Nigel Peaple, director of policy and advocacy at the PLSA, hoped that the new numbers would “encourage people to think about whether they are saving enough for the retirement lifestyle they want and, in particular, whether they are making the most of the employer contributions on offer in their workplace pension”.
Peaple cited the pandemic as a crucial factor in the increased numbers. He said: “With barbers and hairdressers closed during lockdowns and many of us taking scissors to our own hair for the first time, it is little surprise that the research groups agreed the budget for personal grooming should be increased across the three standards.
“The addition of Netflix also gives an insight into what many of us expect to be doing when we finish work”.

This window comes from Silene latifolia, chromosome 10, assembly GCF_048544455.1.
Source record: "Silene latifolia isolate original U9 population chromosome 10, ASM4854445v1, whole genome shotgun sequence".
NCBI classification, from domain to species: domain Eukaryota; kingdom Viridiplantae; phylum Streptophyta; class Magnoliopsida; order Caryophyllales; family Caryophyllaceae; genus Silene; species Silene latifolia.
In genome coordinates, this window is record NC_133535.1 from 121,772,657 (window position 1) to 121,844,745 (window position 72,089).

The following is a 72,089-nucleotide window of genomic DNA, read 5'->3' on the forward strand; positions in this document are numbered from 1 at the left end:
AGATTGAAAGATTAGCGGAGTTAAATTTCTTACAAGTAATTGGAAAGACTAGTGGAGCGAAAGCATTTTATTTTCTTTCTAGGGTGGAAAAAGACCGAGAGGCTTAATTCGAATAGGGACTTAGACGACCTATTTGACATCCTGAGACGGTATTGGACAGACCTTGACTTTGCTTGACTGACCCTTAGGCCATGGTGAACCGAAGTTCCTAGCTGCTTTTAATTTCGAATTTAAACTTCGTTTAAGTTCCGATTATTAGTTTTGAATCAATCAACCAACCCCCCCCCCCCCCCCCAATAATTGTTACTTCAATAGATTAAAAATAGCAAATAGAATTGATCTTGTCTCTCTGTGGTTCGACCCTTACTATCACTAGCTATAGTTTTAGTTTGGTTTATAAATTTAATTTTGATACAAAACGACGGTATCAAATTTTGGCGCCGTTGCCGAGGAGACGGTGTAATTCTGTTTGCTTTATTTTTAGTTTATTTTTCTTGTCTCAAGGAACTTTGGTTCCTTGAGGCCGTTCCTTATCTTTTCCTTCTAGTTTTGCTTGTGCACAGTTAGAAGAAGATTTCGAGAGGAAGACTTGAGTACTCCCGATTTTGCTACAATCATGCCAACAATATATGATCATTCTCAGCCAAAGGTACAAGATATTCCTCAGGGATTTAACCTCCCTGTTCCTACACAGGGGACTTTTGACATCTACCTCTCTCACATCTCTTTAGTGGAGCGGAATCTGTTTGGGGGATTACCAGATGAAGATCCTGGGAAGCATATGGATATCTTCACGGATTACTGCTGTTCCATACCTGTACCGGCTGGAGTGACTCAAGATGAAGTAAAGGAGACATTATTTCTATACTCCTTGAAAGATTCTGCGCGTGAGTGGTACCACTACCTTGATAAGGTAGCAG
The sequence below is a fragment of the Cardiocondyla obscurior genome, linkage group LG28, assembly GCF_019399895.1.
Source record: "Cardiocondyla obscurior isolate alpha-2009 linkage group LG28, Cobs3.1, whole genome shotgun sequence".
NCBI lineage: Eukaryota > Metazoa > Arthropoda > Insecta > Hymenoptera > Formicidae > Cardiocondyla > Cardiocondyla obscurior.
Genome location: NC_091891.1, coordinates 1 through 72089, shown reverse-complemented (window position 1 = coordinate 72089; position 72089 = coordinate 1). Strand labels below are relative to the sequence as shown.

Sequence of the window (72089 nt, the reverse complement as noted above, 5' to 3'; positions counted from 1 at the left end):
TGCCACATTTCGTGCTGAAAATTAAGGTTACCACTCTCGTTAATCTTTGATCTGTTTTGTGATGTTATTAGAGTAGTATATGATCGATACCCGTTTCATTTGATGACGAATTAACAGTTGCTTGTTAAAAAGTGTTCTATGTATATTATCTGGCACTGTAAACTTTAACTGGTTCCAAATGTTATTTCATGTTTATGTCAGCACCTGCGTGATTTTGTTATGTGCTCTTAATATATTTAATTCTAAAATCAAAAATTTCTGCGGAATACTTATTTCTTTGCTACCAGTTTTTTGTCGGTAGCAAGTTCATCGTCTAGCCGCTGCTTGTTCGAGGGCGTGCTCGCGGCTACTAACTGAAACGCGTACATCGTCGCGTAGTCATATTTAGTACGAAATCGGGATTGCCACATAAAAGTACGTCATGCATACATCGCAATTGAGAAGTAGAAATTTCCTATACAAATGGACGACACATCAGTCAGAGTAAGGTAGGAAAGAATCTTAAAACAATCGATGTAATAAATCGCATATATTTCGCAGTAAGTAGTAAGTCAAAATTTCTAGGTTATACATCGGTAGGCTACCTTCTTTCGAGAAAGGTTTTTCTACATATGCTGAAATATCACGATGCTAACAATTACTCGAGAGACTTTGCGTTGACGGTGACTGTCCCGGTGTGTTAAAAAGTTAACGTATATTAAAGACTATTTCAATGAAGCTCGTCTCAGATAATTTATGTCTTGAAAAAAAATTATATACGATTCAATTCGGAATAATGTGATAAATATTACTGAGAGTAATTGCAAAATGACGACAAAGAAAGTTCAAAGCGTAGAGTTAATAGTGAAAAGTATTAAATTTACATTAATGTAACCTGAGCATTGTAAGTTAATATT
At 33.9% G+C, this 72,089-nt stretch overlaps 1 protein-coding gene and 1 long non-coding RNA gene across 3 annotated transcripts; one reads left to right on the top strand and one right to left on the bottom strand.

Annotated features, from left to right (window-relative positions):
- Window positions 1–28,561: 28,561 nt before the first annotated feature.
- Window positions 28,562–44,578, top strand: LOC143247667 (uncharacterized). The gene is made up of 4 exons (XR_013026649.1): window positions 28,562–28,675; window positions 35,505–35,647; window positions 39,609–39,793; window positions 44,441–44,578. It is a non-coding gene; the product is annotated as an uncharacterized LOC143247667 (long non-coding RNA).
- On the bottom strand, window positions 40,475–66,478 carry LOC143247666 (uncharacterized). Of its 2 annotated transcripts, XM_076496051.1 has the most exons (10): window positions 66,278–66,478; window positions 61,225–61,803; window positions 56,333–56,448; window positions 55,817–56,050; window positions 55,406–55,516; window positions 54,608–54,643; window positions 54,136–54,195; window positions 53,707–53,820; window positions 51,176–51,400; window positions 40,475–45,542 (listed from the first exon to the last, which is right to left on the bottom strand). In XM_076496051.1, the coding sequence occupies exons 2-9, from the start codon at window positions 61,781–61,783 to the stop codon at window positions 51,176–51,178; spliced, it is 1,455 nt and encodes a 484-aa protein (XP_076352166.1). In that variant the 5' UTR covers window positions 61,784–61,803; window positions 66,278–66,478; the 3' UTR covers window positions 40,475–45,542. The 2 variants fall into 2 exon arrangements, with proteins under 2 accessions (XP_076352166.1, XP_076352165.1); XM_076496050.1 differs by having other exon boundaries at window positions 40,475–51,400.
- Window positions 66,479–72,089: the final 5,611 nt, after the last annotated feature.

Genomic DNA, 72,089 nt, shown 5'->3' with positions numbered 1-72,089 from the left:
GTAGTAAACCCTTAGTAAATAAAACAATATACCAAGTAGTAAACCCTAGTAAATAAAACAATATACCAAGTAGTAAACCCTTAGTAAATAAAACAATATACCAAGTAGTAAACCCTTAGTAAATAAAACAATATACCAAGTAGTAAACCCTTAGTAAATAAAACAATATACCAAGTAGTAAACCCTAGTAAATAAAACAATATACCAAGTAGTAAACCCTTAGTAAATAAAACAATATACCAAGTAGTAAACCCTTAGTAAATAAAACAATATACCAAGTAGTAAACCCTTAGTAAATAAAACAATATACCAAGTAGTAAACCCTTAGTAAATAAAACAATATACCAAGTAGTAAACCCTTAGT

The PLSA estimated that around half of single people would be able to achieve a lifestyle somewhere between “minimum” and “moderate”.
Tom Selby, head of retirement policy at AJ Bell, said: “While for many people a total retirement income of between £11,000 and £21,000 per year might be enough to fund their planned lifestyles, a minimum to moderate living standard will inevitably be far below the expectations of others.
“For those aspiring to more, higher levels of voluntary saving above the automatic enrolment minimum of 8% will almost certainly be necessary.
“Higher contributions, particularly in the early years of saving for retirement, can benefit from extra compound growth over the long-term, with an additional boost provided by tax relief and in some cases matched employer contributions.
“Whatever your retirement aspirations, it is worth reviewing how much you save and where you save it. If having a moderate or comfortable standard of living in retirement is a key goal, you might need to think about saving a bit more into your pension if you can afford to”.
Find out more in our guide How much should I save for retirement?